European leaders met into the early hours of Thursday in a grinding, last-ditch effort to forge a cease-fire in Ukraine’s increasingly violent year-old conflict, which has brought warfare not seen in years to Europe.

Amid some of the heaviest fighting to date in eastern Ukraine, there were conflicting reports about whether the leaders of Ukraine, Russia, Germany and France would reach a deal to stop the fighting between pro-Russian rebels and pro-government forces. Top officials described the extraordinary summit as the final chance to avert an even harsher escalation.

“The entire world is waiting to see whether the situation moves toward de-escalation, weapons pullback, cease-fire or spins out of control,” Ukrainian President Petro Poroshenko said in Belarus’s capital, Minsk, ahead of the negotiations. He told his cabinet that he was poised to declare martial law if the talks failed.

A top Poroshenko aide, Valeriy Chaly, later said that the Ukrainians intended to leave with an unconditional cease-fire, though he warned that negotiations might stretch more than 12 hours.

“The battle of nerves is on,” he wrote on Facebook.


The discussions were “not easy,” a spokesman for German Foreign Minister Frank-Walter Steinmeier wrote on Twitter, as he delayed a planned trip to Brazil to stay in Minsk.

Leaders have said they were working from the outlines of a September cease-fire deal that was never fully implemented and that evaporated completely in recent weeks. The death toll has more than doubled since that failed accord, to more than 5,400, according to U.N. estimates, and rebels have captured hundreds of square miles of additional territory.

In rough terms, any deal would require both sides to stop shooting and for heavy weaponry to be pulled back from the front lines within days to create a demilitarized zone.

Rebel-held territories have demanded deep autonomy from the Ukrainian central government in Kiev. Points of contention included what form of autonomy and how to define the borders of rebel-held territory, as the battle lines have moved sharply since last summer.

Kiev has also demanded that Russia stop the cross-border flow of weapons and fighters into Ukraine.

The conflict has brought relations between Russia and the West to lows not seen since the Cold War. Within Ukraine, Poroshenko has been forced to give up dreams of leading a unified nation under the full control of Kiev. He has set up hard internal borders and cut off people, goods and money flowing between
Kiev-held and rebel-held territories.

Russia wants guarantees that Ukraine will not tilt westward and join alliances such as NATO. Russian President Vladi­mir Putin said fears of that possibility drove his annexation of Ukraine’s Crimean Peninsula last March, a decision that set off the new conflict between Russia and the West.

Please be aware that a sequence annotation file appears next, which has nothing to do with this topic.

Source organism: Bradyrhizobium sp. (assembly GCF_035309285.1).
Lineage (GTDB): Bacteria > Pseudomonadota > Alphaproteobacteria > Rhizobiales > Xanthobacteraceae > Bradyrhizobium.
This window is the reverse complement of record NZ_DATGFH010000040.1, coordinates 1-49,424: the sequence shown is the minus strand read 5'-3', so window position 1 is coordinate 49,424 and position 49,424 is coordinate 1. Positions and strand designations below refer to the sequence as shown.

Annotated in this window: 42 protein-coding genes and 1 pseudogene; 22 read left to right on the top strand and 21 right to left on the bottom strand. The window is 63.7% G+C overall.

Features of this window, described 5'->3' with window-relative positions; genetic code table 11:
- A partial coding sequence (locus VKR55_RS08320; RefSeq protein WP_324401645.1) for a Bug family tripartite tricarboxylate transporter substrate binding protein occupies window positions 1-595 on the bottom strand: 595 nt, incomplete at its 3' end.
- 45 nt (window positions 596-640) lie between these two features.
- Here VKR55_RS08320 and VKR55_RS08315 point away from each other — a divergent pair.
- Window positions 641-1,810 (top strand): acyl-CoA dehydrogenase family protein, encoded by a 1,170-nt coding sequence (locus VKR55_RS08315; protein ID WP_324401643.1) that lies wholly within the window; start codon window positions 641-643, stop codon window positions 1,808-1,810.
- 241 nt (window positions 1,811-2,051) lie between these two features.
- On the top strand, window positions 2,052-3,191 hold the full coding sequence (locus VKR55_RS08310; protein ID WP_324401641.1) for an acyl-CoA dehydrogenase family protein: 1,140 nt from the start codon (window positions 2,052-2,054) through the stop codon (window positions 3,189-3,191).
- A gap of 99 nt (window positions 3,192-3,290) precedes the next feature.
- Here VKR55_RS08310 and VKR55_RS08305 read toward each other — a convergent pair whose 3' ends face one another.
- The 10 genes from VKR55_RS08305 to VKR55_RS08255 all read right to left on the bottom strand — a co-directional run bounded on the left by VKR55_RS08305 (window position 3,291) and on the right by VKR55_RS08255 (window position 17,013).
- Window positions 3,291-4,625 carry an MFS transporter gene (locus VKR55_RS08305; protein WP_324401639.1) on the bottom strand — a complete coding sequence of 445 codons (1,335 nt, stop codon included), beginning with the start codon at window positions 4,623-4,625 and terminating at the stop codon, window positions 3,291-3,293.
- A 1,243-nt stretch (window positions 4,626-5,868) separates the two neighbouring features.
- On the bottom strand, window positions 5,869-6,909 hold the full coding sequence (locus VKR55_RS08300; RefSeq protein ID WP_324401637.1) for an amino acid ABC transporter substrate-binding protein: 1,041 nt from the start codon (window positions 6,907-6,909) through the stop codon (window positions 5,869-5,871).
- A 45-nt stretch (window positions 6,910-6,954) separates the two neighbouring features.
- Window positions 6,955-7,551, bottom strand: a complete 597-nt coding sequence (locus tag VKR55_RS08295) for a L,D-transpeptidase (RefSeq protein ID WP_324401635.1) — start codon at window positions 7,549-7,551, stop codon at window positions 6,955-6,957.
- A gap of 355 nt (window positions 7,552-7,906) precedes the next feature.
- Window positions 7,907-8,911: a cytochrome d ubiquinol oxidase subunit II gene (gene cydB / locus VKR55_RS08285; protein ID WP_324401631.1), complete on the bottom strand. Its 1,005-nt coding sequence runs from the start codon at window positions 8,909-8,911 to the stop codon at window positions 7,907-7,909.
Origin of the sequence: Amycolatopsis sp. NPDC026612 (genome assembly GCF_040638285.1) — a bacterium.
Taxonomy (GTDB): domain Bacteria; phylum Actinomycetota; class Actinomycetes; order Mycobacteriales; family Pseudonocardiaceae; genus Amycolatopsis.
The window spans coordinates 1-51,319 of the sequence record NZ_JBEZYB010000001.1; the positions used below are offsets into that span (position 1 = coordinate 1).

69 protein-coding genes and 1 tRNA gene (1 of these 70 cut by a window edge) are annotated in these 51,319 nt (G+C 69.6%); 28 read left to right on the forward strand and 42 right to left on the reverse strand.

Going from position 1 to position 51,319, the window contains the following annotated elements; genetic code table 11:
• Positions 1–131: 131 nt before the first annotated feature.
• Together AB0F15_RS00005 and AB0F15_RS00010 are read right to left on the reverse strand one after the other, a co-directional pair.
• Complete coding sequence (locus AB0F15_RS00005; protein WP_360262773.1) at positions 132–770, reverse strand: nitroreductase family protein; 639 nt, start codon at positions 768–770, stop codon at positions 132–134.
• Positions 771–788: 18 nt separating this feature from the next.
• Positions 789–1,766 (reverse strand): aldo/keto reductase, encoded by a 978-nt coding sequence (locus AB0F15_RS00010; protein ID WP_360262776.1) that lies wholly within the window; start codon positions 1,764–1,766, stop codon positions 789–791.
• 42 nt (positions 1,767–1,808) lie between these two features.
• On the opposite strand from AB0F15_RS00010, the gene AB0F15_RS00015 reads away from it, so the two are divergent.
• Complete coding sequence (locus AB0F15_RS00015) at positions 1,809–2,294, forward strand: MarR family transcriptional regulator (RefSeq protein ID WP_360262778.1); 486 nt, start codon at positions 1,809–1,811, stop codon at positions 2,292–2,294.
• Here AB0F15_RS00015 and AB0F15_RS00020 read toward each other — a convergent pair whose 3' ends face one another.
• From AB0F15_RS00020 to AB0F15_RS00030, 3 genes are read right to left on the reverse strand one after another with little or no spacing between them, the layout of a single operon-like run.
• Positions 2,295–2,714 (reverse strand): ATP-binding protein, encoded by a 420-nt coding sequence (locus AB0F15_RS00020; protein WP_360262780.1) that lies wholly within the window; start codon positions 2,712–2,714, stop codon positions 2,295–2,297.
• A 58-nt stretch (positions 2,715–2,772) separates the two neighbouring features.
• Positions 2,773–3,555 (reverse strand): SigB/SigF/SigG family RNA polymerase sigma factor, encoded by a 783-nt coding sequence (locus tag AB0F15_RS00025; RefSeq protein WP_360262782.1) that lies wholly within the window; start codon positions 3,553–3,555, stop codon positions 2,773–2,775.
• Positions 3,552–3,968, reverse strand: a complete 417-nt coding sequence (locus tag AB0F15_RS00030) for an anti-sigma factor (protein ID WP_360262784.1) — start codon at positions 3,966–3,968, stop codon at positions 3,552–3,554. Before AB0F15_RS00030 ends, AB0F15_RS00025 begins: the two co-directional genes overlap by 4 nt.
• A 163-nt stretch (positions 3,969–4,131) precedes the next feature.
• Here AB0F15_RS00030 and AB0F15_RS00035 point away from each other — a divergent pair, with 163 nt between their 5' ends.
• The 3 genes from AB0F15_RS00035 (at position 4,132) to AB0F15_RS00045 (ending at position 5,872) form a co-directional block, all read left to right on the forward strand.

Anger in the West toward Russia has grown since the fighting reignited last month, and the White House has been considering whether to send arms to the Ukrainian military. That would bolster Ukraine’s chances against an opponent that the West says is supplied by Russia — but it would also run the risk of triggering a fierce proxy war with the Kremlin on Ukrainian soil.

Merkel and French President François Hollande have said they are against arming Ukraine, and they flew last week on a surprise mission to Moscow in an attempt to jump-start the peace talks.

Earlier this week, President Obama called Putin to warn that if he did not stop supporting the rebels and come to terms on a peace deal, “the costs for Russia will rise.” Obama said separately that his decision about arming Ukraine would depend in part on the outcome of the talks.

Russia has hotly denied arming the rebels or ordering troops into Ukraine, saying that the Russian citizens who are fighting there are doing so as volunteers.

Fighting in recent days has come close to the intensity during the height of the conflict, in August, as both pro-Russian rebels and Kiev forces battle bitterly to expand their territory.

A top U.S. military official said Wednesday that Russian troops were fighting in Ukraine’s east and that Russia has massed thousands of additional troops on its border with Ukraine. That menacing signal has come at other tough points in the conflict.

“It’s very obvious from the amount of ammunition, type of equipment, there’s direct Russian military intervention” near Debaltseve, a key transport hub where some of the most intense fighting has taken place in recent days, the U.S. Army’s Europe commander, Lt. Gen. Ben Hodges, said Wednesday. He said the United States plans to continue training Ukrainian troops in the western part of the country.

A Ukrainian military spokesman said Wednesday that 19 soldiers were killed and 78 were wounded in the fighting near Debaltseve in the past day. The steep toll was comparable to the peak of fighting in August.

Separately, rebel officials said seven civilians were killed in their stronghold city of Donetsk when a minibus was shelled early in the morning.

Poroshenko rose to power on the back of a pro-European movement that wants to orient Ukraine firmly toward Europe and away from Russia. He faced harsh domestic criticism for agreeing to the September cease-fire deal because many in Kiev said he had traded away too much to the Kremlin. Any new bargain raises the prospect that he will come under even heavier political fire.

At the same time, Ukraine’s economy is in tatters, and the nation is close to default. Its currency has shed two-thirds of its value in the last year. Its financing needs appear to outstrip what international lenders are willing to give it. And it has struggled to focus on economic reforms with the war raging in the east.

Stephanie Kirchner in Berlin contributed to this report.